Entrepreneurs usually have a very good judgement when it comes to investing their money — they know which shares to buy now, which businesses will make them money, and how they can get the most money out of a situation. Usually, entrepreneurs are well aware of how to succeed in their business–they know whether to hire an SEO agency similar to Victorious (https://victoriousseo.com/services/keyword-research/) for keyword research or to hire a Web development agency for website maintenance. But if they know so much about every aspect of business, then why do they have a problem with luxury goods? Anyway, before I get right into the reasons why entrepreneurs generally shun the luxury goods market, I feel it pertinent to make the distinction between what I mean by ‘entrepreneur’ in the true sense of the word and the various different types of enterprising individuals who could be misconstrued to be entrepreneurs.
So for some clarity, an entrepreneur is an individual who identifies avenues through which they can exploit opportunities to make money by solving problems, the most common of which problem-solving avenues is that of providing value to some kind of end client, whether that value is real value or indeed if it’s perceived value. This type of enterprising individual is different to the other types of enterprising individuals in their own right, i.e. businesspersons and self-employed individuals. I suppose we can throw investors into the mix as well, but either way it must be made clear that if one is an entrepreneur, a businessperson, a self-employed individual or an investor, this doesn’t necessarily mean they fall strictly within those defined borders. It is indeed possible to be employed at an eight-to-four job and run a side-hustle as an entrepreneur, which you would naturally hope is going to grow into your main hustle and take over your corporate job.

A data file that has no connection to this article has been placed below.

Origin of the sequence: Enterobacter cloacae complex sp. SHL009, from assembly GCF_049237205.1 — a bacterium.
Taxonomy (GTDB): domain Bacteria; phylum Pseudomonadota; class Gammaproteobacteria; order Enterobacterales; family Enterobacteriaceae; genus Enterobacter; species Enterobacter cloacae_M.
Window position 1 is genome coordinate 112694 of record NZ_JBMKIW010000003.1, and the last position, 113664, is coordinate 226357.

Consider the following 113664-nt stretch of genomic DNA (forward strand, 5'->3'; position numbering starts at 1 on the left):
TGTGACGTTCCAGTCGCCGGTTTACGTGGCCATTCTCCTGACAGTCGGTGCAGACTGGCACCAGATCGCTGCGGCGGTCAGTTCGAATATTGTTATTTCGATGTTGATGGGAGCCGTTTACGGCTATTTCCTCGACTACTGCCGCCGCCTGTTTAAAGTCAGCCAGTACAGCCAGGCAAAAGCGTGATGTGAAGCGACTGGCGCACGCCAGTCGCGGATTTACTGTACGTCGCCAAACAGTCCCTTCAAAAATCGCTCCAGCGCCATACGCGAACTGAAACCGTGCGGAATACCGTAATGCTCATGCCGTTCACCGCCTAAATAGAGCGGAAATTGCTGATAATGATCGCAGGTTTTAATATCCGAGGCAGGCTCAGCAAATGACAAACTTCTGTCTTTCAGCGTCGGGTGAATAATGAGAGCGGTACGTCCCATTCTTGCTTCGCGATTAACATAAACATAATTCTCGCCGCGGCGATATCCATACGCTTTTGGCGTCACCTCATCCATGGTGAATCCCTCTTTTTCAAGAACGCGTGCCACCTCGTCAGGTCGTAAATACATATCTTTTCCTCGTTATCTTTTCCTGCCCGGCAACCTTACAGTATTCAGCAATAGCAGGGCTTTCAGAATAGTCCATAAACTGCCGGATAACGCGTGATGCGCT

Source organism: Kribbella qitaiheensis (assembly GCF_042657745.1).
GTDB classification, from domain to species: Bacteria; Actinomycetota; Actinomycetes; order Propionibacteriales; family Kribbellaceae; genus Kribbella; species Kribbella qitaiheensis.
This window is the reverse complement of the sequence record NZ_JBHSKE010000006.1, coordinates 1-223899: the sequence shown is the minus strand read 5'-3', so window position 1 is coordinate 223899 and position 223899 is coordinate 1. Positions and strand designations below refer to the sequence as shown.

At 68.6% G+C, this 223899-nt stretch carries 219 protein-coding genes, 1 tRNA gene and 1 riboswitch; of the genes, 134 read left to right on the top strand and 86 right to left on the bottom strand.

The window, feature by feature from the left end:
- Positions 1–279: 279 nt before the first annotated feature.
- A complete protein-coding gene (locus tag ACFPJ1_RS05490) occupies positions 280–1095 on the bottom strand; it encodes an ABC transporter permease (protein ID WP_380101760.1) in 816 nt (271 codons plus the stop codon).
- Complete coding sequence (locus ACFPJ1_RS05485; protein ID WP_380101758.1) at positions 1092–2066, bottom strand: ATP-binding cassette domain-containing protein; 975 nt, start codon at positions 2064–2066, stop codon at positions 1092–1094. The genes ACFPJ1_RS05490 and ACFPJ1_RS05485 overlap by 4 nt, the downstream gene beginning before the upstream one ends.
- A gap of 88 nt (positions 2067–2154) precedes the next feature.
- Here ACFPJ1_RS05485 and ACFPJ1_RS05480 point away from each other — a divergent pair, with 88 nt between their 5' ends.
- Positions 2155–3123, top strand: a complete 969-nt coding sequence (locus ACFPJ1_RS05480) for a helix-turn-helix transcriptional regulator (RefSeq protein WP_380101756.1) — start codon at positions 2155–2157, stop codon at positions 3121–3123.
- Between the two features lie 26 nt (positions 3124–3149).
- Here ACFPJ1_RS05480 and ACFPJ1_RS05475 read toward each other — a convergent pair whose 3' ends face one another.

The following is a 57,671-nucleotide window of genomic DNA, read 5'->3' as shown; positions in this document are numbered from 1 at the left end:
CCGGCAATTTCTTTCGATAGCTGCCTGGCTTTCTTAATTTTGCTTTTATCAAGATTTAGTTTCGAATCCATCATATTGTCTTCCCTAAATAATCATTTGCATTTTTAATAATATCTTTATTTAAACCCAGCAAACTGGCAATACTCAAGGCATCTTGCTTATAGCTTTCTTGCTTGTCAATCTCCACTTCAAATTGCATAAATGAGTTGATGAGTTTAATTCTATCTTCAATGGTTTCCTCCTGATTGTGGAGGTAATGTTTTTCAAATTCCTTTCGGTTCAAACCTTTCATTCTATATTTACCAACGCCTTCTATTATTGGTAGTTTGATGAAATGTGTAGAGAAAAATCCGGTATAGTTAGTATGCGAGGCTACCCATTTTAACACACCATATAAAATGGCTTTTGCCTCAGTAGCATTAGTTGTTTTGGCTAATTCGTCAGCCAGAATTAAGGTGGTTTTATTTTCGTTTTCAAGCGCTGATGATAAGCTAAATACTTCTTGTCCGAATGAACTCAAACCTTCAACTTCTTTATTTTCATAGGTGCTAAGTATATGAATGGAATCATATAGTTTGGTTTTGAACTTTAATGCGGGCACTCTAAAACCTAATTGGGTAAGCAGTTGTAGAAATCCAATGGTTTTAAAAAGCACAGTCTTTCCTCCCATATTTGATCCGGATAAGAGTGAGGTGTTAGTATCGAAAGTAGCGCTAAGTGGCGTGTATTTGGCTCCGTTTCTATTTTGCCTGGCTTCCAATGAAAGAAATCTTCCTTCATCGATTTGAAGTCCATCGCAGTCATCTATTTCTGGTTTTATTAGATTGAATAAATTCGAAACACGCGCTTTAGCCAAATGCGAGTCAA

So when someone points to the likes of Floyd Mayweather as perhaps one of the greatest entrepreneurs of our time, they wouldn’t be completely wrong, particularly with regards to pointing out that this particular entrepreneur fully embraces the luxury goods market. What I’m specifically talking about though are those hard-grafting entrepreneurs whose enterprise covers multiple disciplines, with a lot of the profits they make coming down to their application of their entrepreneurial spirit time and time again.
I’m talking about those entrepreneurs who can legitimately lay claim to being pure entrepreneurs, starting up multiple operations and then perhaps automating them so that they can create jobs for and employ others and then move on to the next venture and the next idea!
These guys shun the luxury goods market very hard, simply because they’ve become accustomed to understanding and staying true to what true value is. This is not to say they don’t spoil themselves once in a while, deservedly so too, because in addition to working incredibly hard, these real entrepreneurs are also serious risk-takers who have often risked so much just to be able to provide for themselves and for others who depend on them.
Considering something like a Rolex watch, which a connoisseur would probably refer to as a timepiece instead of just a regular watch, to the true entrepreneur who understands true value, spending $20,000 on a watch that tells time just like their mobile phone does will never make sense, no matter how you present the argument.
So it’s all about the underlying, true value, but then again we can always go back to the likes of Mayweather and say that he is an entrepreneur who is targeting a different market, i.e. the luxury goods market, so he would be happy to buy one or two Rolexes in addition to the ones he’d receive for free, as a sponsorship which forms part of a big money endorsement deal!
Welcome to Motivational’s. This is Elliot Grant, fitness fanatic, and your go to advisor and blog post writer, putting your fitness first.